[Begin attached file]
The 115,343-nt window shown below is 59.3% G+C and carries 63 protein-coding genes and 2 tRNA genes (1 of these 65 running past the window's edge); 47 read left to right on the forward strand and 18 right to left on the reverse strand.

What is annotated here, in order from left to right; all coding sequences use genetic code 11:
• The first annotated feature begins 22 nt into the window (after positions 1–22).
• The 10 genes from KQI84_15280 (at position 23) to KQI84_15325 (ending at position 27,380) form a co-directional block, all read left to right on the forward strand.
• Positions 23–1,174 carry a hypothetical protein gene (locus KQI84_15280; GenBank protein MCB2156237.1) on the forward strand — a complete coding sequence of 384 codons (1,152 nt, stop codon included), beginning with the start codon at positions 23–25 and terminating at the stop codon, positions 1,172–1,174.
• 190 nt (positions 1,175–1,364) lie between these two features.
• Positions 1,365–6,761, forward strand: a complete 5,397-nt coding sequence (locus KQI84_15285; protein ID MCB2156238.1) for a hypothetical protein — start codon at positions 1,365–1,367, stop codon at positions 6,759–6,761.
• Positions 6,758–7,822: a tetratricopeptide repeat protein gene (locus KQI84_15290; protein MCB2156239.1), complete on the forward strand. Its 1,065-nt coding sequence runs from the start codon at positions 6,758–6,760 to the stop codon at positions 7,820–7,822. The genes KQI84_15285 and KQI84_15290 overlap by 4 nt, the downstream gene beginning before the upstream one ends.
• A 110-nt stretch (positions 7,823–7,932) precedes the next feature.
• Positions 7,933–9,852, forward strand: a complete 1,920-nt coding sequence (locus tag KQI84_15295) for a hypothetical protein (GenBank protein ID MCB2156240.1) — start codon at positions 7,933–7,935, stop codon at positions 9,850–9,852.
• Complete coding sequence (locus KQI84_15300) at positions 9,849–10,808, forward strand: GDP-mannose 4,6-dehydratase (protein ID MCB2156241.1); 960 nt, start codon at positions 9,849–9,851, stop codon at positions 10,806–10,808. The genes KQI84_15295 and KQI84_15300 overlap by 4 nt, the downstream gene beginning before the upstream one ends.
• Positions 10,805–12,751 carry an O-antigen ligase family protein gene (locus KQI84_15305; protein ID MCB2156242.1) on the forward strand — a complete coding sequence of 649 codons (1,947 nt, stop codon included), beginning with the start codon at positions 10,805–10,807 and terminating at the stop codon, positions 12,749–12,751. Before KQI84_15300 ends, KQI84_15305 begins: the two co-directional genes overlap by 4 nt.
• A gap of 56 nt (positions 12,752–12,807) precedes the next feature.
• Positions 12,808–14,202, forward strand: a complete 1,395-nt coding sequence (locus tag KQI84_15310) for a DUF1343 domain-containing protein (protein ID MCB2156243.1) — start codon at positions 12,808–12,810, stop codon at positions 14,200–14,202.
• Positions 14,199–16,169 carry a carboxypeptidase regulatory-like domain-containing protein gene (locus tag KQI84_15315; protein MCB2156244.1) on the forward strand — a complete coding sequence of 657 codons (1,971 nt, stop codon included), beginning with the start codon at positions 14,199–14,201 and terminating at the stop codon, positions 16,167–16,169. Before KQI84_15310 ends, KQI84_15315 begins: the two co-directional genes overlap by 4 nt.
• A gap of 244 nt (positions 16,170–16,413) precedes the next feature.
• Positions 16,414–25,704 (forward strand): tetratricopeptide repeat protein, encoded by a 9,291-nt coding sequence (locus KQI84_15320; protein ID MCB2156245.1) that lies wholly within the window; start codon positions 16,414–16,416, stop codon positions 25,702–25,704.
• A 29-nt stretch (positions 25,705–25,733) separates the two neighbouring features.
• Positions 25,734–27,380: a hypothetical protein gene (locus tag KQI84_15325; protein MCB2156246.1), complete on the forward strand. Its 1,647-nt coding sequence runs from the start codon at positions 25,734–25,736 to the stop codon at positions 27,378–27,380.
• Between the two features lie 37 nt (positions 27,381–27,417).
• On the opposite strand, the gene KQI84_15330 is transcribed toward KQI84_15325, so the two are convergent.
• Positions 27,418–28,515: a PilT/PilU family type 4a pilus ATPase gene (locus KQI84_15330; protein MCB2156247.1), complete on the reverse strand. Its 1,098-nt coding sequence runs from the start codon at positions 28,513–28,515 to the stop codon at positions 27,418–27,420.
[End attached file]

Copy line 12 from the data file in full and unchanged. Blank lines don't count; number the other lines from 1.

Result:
• Positions 10,805–12,751 carry an O-antigen ligase family protein gene (locus KQI84_15305; protein ID MCB2156242.1) on the forward strand — a complete coding sequence of 649 codons (1,947 nt, stop codon included), beginning with the start codon at positions 10,805–10,807 and terminating at the stop codon, positions 12,749–12,751. Before KQI84_15300 ends, KQI84_15305 begins: the two co-directional genes overlap by 4 nt.